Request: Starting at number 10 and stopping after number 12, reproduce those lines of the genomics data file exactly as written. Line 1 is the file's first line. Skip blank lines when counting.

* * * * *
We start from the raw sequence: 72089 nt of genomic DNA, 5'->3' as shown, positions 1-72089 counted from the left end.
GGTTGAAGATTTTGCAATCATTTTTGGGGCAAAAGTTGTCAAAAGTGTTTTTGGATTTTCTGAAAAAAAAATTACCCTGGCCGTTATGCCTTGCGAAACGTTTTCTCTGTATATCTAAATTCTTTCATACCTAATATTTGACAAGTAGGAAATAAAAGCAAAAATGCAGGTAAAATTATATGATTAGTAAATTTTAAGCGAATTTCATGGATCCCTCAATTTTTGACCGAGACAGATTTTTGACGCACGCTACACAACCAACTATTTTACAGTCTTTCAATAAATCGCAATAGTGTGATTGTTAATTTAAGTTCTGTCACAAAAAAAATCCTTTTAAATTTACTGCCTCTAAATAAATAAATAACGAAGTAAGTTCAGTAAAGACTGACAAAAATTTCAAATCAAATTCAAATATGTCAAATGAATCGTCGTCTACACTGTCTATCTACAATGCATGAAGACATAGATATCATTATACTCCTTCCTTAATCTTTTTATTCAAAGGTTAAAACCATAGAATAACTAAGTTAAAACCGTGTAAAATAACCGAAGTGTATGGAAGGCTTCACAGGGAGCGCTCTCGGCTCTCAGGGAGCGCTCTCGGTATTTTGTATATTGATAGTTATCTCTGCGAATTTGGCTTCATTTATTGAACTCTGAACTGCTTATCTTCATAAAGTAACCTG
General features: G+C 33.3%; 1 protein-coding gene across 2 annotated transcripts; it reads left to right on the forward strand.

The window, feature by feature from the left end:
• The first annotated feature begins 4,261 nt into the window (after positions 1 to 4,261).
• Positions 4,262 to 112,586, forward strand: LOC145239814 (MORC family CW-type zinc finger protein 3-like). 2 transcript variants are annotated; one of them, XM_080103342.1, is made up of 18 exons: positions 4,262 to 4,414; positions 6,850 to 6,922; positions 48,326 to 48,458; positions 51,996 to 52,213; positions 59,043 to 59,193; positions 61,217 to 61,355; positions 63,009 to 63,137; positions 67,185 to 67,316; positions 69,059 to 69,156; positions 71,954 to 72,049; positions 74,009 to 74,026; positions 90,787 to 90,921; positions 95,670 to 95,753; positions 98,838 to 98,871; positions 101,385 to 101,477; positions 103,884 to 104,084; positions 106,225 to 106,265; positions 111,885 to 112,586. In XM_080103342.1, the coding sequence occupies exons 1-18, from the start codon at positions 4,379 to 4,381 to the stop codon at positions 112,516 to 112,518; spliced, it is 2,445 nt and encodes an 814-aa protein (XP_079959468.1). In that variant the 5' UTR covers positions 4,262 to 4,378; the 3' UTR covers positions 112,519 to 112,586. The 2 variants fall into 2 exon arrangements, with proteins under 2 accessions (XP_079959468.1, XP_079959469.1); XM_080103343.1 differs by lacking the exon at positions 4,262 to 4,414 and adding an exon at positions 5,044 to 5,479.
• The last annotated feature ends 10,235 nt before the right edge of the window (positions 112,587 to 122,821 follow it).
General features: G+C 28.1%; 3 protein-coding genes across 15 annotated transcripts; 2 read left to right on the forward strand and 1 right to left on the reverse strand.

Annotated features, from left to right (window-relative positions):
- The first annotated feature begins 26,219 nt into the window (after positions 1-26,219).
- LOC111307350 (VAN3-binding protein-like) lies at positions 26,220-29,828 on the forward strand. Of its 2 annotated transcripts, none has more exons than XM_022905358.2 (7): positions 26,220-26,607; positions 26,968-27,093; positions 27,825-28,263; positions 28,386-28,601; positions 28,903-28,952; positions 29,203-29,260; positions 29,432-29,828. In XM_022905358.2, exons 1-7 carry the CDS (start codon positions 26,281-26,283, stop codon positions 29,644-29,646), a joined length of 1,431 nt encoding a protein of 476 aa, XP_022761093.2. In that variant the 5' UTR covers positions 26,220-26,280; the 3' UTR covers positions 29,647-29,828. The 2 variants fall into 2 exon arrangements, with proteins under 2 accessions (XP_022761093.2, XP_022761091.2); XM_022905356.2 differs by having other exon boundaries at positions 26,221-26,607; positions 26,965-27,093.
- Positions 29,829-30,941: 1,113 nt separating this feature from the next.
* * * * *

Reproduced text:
- The first annotated feature begins 26,219 nt into the window (after positions 1-26,219).
- LOC111307350 (VAN3-binding protein-like) lies at positions 26,220-29,828 on the forward strand. Of its 2 annotated transcripts, none has more exons than XM_022905358.2 (7): positions 26,220-26,607; positions 26,968-27,093; positions 27,825-28,263; positions 28,386-28,601; positions 28,903-28,952; positions 29,203-29,260; positions 29,432-29,828. In XM_022905358.2, exons 1-7 carry the CDS (start codon positions 26,281-26,283, stop codon positions 29,644-29,646), a joined length of 1,431 nt encoding a protein of 476 aa, XP_022761093.2. In that variant the 5' UTR covers positions 26,220-26,280; the 3' UTR covers positions 29,647-29,828. The 2 variants fall into 2 exon arrangements, with proteins under 2 accessions (XP_022761093.2, XP_022761091.2); XM_022905356.2 differs by having other exon boundaries at positions 26,221-26,607; positions 26,965-27,093.
- Positions 29,829-30,941: 1,113 nt separating this feature from the next.